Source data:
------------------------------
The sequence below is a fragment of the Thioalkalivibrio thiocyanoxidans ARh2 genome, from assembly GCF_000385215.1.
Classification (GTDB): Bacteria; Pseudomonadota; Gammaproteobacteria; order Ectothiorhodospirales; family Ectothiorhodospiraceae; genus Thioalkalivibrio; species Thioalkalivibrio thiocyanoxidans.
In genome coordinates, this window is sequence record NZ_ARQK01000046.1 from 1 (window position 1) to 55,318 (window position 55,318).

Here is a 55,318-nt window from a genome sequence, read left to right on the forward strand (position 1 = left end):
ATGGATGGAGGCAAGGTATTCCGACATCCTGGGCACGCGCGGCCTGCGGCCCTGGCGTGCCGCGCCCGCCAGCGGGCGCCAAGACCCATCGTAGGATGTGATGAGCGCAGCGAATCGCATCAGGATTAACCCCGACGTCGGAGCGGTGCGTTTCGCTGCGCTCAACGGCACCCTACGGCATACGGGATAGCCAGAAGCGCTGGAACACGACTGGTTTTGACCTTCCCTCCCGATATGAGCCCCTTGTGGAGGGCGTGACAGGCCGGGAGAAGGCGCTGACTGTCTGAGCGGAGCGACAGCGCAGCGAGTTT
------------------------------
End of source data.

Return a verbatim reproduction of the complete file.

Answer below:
The sequence below is a fragment of the Thioalkalivibrio thiocyanoxidans ARh2 genome, from assembly GCF_000385215.1.
Classification (GTDB): Bacteria; Pseudomonadota; Gammaproteobacteria; order Ectothiorhodospirales; family Ectothiorhodospiraceae; genus Thioalkalivibrio; species Thioalkalivibrio thiocyanoxidans.
In genome coordinates, this window is sequence record NZ_ARQK01000046.1 from 1 (window position 1) to 55,318 (window position 55,318).

Here is a 55,318-nt window from a genome sequence, read left to right on the forward strand (position 1 = left end):
ATGGATGGAGGCAAGGTATTCCGACATCCTGGGCACGCGCGGCCTGCGGCCCTGGCGTGCCGCGCCCGCCAGCGGGCGCCAAGACCCATCGTAGGATGTGATGAGCGCAGCGAATCGCATCAGGATTAACCCCGACGTCGGAGCGGTGCGTTTCGCTGCGCTCAACGGCACCCTACGGCATACGGGATAGCCAGAAGCGCTGGAACACGACTGGTTTTGACCTTCCCTCCCGATATGAGCCCCTTGTGGAGGGCGTGACAGGCCGGGAGAAGGCGCTGACTGTCTGAGCGGAGCGACAGCGCAGCGAGTTT